You also discover that when Chaplin moved to Los Angeles, he constructed a T-junction at the back of a Hollywood studio to shoot the film ‘Easy Street’. This was a recreation of his life in south London.

Chaplin’s work in Hollywood

It’s impossible to cover everything in this truly fascinating museum. However, the Studio section – which recreates part of a Hollywood-style studio – is great for seeing and learning about different aspects of his craft and the work of Charlie Chaplin.

Part of the recreated studio with a camera and wax work model

This includes the need to throw sheets over sets to change the lighting, how he worked with film cuttings and reels, and some of the scripts he wrote.

You can also discover the inspiration behind classic movies like ‘Modern Times’, ‘A Dog’s Life’, ‘City Lights’ ‘The Kid’, and ‘The Gold Rush’. Chaplin is said to be one of the first filmmakers to use a storyboard.  

There’s also information here on some of his personal views and how they shaped some of his work.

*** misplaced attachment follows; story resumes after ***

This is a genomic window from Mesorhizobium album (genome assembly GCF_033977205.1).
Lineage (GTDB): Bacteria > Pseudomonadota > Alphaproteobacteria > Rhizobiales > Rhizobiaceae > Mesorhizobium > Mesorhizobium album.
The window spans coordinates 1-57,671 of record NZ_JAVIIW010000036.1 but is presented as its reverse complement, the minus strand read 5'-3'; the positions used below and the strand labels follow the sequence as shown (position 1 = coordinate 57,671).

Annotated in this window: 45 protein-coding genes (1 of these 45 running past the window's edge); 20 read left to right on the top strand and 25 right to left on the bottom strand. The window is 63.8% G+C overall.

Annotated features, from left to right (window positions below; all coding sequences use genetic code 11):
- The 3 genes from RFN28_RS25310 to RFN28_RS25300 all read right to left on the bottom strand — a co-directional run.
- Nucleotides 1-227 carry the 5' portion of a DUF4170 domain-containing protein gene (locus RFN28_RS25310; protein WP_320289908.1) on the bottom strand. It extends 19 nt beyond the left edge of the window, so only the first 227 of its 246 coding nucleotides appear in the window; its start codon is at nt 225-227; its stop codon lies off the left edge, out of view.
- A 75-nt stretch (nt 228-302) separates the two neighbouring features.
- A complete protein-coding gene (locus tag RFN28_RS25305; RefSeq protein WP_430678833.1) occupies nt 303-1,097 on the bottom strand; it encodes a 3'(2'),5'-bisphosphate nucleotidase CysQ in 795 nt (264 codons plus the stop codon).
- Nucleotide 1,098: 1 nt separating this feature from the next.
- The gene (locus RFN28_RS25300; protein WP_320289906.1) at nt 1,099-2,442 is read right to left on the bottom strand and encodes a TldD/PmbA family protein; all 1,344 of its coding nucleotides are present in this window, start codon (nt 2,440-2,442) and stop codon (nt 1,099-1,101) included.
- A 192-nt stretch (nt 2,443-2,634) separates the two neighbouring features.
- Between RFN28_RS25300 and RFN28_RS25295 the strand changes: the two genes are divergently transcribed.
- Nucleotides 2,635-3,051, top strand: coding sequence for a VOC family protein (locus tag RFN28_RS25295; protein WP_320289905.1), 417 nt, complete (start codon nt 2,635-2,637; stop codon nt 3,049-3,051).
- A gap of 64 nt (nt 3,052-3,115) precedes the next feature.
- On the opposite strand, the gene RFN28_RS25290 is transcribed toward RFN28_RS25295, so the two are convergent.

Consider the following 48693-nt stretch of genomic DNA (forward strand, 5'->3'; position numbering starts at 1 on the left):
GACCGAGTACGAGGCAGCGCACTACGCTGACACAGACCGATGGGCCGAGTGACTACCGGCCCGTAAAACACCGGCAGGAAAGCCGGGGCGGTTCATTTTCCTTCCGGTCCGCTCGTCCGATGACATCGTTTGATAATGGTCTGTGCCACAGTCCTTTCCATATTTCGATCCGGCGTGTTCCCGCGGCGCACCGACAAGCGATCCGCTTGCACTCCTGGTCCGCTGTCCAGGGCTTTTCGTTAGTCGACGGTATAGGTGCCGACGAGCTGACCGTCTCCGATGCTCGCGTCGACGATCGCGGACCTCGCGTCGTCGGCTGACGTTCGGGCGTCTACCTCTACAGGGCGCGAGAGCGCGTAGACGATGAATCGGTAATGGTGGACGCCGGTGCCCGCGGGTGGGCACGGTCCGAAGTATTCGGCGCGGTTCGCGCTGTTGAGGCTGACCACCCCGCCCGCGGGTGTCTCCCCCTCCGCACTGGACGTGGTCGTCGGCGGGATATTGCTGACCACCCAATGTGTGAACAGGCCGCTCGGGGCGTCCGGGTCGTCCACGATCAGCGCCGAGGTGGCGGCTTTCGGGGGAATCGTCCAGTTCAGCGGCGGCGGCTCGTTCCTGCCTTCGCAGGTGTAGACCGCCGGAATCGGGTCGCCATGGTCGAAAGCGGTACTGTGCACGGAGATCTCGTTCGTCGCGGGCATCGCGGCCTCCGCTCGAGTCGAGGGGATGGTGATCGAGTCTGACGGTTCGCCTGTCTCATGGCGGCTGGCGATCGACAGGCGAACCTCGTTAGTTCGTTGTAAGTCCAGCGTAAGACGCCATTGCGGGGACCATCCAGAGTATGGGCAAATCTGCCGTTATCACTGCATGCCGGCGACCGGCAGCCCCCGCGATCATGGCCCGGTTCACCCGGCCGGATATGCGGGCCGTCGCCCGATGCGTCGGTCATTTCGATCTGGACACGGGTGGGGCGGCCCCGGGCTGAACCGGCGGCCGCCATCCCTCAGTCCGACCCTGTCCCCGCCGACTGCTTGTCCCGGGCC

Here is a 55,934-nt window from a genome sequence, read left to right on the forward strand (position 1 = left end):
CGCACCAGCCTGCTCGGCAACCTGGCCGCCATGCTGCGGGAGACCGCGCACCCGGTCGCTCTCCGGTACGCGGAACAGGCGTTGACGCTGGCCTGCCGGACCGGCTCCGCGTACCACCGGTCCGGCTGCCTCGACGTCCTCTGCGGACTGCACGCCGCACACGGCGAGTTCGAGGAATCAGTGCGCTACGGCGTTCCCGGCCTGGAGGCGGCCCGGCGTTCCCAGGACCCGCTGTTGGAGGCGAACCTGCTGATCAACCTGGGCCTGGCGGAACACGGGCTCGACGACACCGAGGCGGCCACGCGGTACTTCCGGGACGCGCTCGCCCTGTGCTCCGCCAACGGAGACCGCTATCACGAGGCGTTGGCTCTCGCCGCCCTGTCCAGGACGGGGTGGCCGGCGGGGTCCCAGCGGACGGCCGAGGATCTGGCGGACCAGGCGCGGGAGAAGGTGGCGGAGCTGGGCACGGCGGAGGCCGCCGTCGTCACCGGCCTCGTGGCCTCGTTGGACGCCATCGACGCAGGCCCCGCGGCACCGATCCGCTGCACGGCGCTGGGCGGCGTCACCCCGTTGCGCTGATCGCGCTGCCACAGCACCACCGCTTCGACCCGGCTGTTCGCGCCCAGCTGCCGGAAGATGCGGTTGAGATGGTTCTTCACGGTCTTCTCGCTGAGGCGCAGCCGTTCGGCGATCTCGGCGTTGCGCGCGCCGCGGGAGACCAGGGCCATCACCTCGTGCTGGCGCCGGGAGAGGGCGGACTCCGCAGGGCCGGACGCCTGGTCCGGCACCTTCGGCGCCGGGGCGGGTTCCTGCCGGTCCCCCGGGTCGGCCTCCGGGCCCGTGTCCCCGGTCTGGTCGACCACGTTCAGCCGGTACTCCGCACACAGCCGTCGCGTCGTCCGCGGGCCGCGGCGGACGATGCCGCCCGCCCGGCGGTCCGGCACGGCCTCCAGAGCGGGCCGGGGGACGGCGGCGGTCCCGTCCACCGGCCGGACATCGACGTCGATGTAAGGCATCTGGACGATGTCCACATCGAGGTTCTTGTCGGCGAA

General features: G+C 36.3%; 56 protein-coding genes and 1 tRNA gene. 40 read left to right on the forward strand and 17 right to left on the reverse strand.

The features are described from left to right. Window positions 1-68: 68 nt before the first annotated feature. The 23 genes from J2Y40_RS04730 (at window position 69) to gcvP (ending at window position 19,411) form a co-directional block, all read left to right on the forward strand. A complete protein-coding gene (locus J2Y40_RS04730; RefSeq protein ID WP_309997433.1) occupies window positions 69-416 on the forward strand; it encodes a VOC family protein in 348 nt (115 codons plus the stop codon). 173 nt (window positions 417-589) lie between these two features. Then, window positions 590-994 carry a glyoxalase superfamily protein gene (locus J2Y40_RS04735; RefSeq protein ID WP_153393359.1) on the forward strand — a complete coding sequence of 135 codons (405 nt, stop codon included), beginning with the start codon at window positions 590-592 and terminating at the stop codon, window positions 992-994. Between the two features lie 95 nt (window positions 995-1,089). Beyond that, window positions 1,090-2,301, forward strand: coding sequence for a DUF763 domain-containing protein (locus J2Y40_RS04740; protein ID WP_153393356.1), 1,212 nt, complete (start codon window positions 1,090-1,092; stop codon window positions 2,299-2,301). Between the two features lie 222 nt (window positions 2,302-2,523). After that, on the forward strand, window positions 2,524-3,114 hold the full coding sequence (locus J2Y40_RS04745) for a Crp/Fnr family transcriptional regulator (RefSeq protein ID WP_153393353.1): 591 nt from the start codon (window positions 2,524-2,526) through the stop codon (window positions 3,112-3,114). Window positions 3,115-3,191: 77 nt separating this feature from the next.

I already knew Chaplin was socially conscious and despised fascism. But I was surprised to learn that Hollywood didn’t want him to make ‘The Great Dictator’, whose main character was designed to mock fascist dictators such as Hitler.

So when he started shooting the movie less than a week after Britain and France declared war on Nazi Germany, he took a huge financial and personal risk by pursuing the project through to completion.

There is, however, further information in the museum that says he later commented that if he had known the extent of the Nazi atrocities at the time, he would never have made the film and created the character.

Wax figures of famous people